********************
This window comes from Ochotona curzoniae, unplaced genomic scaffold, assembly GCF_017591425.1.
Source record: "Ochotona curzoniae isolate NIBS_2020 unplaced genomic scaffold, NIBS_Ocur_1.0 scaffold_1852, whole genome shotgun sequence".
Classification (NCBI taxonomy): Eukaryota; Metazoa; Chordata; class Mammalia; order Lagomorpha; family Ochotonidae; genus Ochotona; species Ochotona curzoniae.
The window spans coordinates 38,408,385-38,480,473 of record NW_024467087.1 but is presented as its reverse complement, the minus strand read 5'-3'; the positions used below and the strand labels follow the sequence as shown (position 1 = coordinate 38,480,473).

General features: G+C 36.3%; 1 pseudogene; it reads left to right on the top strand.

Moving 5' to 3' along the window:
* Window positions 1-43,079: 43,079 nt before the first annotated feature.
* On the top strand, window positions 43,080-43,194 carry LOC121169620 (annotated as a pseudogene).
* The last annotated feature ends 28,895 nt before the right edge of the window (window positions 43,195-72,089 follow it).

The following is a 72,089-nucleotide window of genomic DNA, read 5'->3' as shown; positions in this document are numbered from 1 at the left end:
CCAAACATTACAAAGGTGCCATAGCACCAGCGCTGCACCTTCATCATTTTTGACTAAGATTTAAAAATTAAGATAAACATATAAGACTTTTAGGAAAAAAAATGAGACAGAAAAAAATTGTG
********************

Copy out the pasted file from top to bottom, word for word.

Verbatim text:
This window comes from Ochotona curzoniae, unplaced genomic scaffold, assembly GCF_017591425.1.
Source record: "Ochotona curzoniae isolate NIBS_2020 unplaced genomic scaffold, NIBS_Ocur_1.0 scaffold_1852, whole genome shotgun sequence".
Classification (NCBI taxonomy): Eukaryota; Metazoa; Chordata; class Mammalia; order Lagomorpha; family Ochotonidae; genus Ochotona; species Ochotona curzoniae.
The window spans coordinates 38,408,385-38,480,473 of record NW_024467087.1 but is presented as its reverse complement, the minus strand read 5'-3'; the positions used below and the strand labels follow the sequence as shown (position 1 = coordinate 38,480,473).

General features: G+C 36.3%; 1 pseudogene; it reads left to right on the top strand.

Moving 5' to 3' along the window:
* Window positions 1-43,079: 43,079 nt before the first annotated feature.
* On the top strand, window positions 43,080-43,194 carry LOC121169620 (annotated as a pseudogene).
* The last annotated feature ends 28,895 nt before the right edge of the window (window positions 43,195-72,089 follow it).

The following is a 72,089-nucleotide window of genomic DNA, read 5'->3' as shown; positions in this document are numbered from 1 at the left end:
CCAAACATTACAAAGGTGCCATAGCACCAGCGCTGCACCTTCATCATTTTTGACTAAGATTTAAAAATTAAGATAAACATATAAGACTTTTAGGAAAAAAAATGAGACAGAAAAAAATTGTG